How economics determine who eats healthy food in the U.S.


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The gap between the rich and the poor in the United States continues to widen, most recently as illustrated through a 12-year study of healthy eating by the Harvard School of Public Health.

The study, titled “Trends in Dietary Quality among Adults in the United States, 1999 through 2010,” states that healthy eating and habits improved slightly throughout the nation, with the exception of low-income people. In short, overall dietary quality remains poor, according to the study, which was published on Sept. 1 in the JAMA Internal Medicine peer-review journal.

The study includes the results of a national sample of 29,124 adults, ages 20 to 85, who took a National Health and Nutritional Examination Survey during that time period. It also is important because of the extreme economic changes and policy revisions related to nutrition and food processing that occurred in the United States during the time period.

The study scored dietary quality as follows: The healthy eating index, designed by Harvard School of Public Health researchers, has a perfect score of 110 possible points that include the sum of 11 factors, which include scoring foods by nutritional value. U.S. adults in 1999 to 2000 averaged a score of 40 points, while they averaged 47 points in 2009 to 2010, according to the study. Likewise, low-income adults in 1999 to 2000 scored an average of four points less than high-income people, while the former group scored an average of six points more than the latter in 2009 to 2010.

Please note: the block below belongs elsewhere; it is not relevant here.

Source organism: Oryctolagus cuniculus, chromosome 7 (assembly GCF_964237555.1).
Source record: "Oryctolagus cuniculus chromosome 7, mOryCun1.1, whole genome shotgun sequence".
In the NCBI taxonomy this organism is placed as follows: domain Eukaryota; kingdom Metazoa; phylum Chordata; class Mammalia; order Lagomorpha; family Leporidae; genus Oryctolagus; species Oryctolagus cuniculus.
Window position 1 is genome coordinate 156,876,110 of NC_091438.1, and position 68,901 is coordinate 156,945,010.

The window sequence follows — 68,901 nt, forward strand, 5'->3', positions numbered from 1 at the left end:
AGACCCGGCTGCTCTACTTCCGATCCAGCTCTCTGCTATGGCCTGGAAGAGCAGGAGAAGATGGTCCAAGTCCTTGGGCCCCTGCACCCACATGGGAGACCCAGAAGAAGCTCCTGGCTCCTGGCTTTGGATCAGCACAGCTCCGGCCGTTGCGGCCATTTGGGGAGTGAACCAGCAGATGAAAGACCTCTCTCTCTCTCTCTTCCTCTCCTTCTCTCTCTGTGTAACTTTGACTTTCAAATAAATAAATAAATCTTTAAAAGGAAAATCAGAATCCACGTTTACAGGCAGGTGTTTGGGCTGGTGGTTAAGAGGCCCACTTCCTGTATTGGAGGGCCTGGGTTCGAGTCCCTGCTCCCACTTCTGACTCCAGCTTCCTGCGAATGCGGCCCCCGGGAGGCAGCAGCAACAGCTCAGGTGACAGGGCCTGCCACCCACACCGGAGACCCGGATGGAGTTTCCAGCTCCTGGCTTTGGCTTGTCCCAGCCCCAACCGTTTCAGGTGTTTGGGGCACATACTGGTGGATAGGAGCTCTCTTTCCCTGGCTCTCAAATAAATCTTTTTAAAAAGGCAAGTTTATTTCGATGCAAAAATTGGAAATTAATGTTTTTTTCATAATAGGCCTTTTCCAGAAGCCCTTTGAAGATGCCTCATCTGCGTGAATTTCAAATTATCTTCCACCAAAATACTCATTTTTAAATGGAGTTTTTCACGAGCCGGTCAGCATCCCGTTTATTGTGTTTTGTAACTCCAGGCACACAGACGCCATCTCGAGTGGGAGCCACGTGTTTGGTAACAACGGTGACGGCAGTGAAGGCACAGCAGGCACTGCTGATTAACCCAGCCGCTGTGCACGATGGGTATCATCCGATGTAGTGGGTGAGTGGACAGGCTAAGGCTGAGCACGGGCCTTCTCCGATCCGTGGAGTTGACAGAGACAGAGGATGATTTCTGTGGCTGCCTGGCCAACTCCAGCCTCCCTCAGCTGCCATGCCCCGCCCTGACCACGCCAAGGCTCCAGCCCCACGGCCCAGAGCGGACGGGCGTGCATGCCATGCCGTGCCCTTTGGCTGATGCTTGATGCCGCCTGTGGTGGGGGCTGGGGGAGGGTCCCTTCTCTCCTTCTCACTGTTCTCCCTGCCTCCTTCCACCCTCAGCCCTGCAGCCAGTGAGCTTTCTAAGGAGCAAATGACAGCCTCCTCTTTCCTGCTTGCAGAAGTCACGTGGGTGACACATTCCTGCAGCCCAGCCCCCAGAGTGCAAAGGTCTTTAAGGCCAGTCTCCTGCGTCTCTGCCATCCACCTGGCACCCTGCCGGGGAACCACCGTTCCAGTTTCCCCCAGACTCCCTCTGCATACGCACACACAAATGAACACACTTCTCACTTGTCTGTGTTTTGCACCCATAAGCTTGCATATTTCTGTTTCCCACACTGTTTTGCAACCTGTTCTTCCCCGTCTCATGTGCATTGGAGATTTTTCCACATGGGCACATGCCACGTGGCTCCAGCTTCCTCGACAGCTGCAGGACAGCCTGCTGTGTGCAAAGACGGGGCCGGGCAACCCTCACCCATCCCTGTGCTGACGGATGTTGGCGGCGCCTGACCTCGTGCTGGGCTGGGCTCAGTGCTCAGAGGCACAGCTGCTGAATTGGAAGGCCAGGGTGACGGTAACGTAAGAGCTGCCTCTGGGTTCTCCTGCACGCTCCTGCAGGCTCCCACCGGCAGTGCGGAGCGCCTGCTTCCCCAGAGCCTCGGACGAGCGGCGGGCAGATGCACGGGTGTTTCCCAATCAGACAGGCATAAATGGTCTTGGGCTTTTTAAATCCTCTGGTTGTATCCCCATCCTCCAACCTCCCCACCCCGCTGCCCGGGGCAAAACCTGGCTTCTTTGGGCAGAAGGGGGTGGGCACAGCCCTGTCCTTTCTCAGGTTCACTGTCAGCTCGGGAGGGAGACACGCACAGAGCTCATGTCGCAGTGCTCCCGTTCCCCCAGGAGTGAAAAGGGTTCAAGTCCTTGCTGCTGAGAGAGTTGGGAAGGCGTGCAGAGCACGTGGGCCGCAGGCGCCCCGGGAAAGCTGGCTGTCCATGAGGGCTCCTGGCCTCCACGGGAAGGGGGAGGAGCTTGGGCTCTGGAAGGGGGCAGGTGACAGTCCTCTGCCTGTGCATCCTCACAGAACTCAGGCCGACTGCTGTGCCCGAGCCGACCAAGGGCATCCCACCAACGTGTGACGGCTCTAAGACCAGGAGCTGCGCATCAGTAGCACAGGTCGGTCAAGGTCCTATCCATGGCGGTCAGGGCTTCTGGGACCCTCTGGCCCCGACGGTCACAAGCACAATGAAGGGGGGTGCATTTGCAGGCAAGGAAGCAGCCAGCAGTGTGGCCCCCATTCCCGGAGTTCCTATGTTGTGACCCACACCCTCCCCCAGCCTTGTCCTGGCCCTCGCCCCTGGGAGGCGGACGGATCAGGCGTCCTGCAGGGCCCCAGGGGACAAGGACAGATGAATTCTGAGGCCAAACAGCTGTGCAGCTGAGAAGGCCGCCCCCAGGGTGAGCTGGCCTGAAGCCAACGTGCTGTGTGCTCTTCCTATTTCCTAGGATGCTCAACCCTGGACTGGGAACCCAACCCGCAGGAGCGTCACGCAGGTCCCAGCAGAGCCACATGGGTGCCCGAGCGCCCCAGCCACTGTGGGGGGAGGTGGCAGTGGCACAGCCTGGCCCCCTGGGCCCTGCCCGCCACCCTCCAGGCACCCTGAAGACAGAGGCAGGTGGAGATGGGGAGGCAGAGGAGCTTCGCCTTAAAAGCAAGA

Lower scores mean there is less consumption of healthy foods, such as fruits, vegetables, whole grains and good fats, and more of the likelihood that those groups of people have a higher risk of obesity and chronic illnesses, such as diabetes, heart disease and stroke.

Unhealthy diets = higher healthcare costs for all

While overall scores improved, the negative increase for low-income people is nothing but bad news for everyone, according to the study’s authors. The consumption of healthy foods is a huge factor in preventative medicine, and further separation between the rich and the poor along these lines means an overall disturbing trend for the United States. In short, a widening of the gap between what the rich and the poor eat in the United States means worse health and greater overall healthcare costs.

Factors preventing the poor from accessing healthier foods include overall nutritional education, price and availability. Therefore, it’s important for low-income people to learn about nutrition and the health consequences of a poor diet, be able to afford healthier foods, and increase access to them by eliminating food deserts in economically disadvantaged areas.